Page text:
A child's eyes

BUFFALO, N.Y. — I'm thankful for the rain.

The cold, wind-driven drops pound my face.

It stings.

A storm has blown up in Lake Erie, and blew straight into Buffalo and the Bassmaster Empire Chase tournament site.

The tent I'm under is mad, howling in the wind.

Light chairs fall in a heavy gust. Bass boats assault the wooden dock. Seagulls hide behind blue trash barrels.

The Bassmaster stage is empty, and the voice of the announcer, Lurch, is just an echo on the breeze.

I'm in a Bob Dylan song as all around me people seek shelter from the storm.

But I, for one, am thankful — thankful for the rain.

I just looked into the eyes of a child and asked him his name.


I asked the child how old he was.


I asked the child, why he wanted to fish with the Future Fisherman Foundation.

"I'd like to be a pro fisherman when I grow up."

I turned to ask the next child the same question, but over my left shoulder I then heard " ... and ... I'm doing it for my grandmother. She's dying. She may die today. She has cancer and is back home in the hospital. She wanted me to come here and fish, she said it made her proud — I did it for her. She may die before I get back home."

Again, I am thankful for the rain. The water from the sky above landed on my face, disguising my tears.

The children in the bass boats

Jake Johnson is a 14-year-old from Carter Lake, Iowa.

His dream is to turn pro, like Ken Cook, whose boat he was on today. Jake is a young angler with the Future Fisherman Foundation, a group that strives to "Get kids hooked on fishing, not drugs."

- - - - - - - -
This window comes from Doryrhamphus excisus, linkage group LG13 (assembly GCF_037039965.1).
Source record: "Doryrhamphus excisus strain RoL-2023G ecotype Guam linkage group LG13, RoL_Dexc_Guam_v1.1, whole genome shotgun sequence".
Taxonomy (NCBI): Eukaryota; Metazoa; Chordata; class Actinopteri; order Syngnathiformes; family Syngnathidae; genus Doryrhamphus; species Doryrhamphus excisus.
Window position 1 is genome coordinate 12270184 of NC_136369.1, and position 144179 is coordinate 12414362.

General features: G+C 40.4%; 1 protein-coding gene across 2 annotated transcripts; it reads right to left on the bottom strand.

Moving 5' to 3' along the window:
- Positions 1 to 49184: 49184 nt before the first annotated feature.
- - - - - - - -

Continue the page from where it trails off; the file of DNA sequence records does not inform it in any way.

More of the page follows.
We've all seen enough news stories to know what that message means and where these children come from.

"Fishing keeps me moving," says Suzette Martinez, 12, from Harbor City, Calif., " ... moving keeps me out of trouble."

From 13-year-old Ingrid Camberos, "Fishing is a new experience for me, when I'm out there it keeps the bad things out of my head, the bad things escape."

Aaron Patterson, 13, of Sanford, N.C., and standing over 6 feet tall, looked down into my eyes, kid-to-man, and said, "Being on the water calms me. Lots of not good stuff is going on around me that upsets me and puts me in a bad mood — fishing makes me calm."

I have no comeback questions. I don't know what to say. Or what notes to write down. It's me and these five kids, alone in a tiny room in the bass trailer.

What they are basically telling me is that they feel safer at sea than on dry land.

It's not about the fish. It's about the future — these children. And they're scared.

Some of these children here today have never been on an airplane, others have never touched a fish, and one would only touch a smallmouth with a single finger.

As they walked by, they told me, "It was amazing out there," or as Robert Moore from Jackson, Miss., said on stage, "I had to wrassel that fish for a while."

Suzette, who rode with Steve Kennedy told me Steve was, "Really cool. He taught me how to cast."

Aaron Patterson and Krysta Johnson, winners of today's tournament, fished with Derek Remitz, and both said they learned a lot out on the water today.

Aaron: "He showed me how to cast and fish with a baitcasting reel."


If you are interested in learning more about the Future Fisherman Foundation and their mission, visit their Web site, www.futurefisherman.org.

Krysta: "I asked him why the fish in the livewell were swimming on their side and he told me about the bladder they have inside them. And how coming up from the depth affects them ... and then he 'fizzed' the fish (something about sticking a needle into the bladder to relieve the pressure)."

None of the children got "fizzed" today, but the smiles all around showed that a day on the lake with the Bassmaster Elite pros was just the pressure release these kids needed.

— db

Don Barone is a member of the New England Outdoor Writers Association. Other stories of his can be found on Amazon.com. For comments or story ideas you can reach db at www.donbaroneoutdoors.com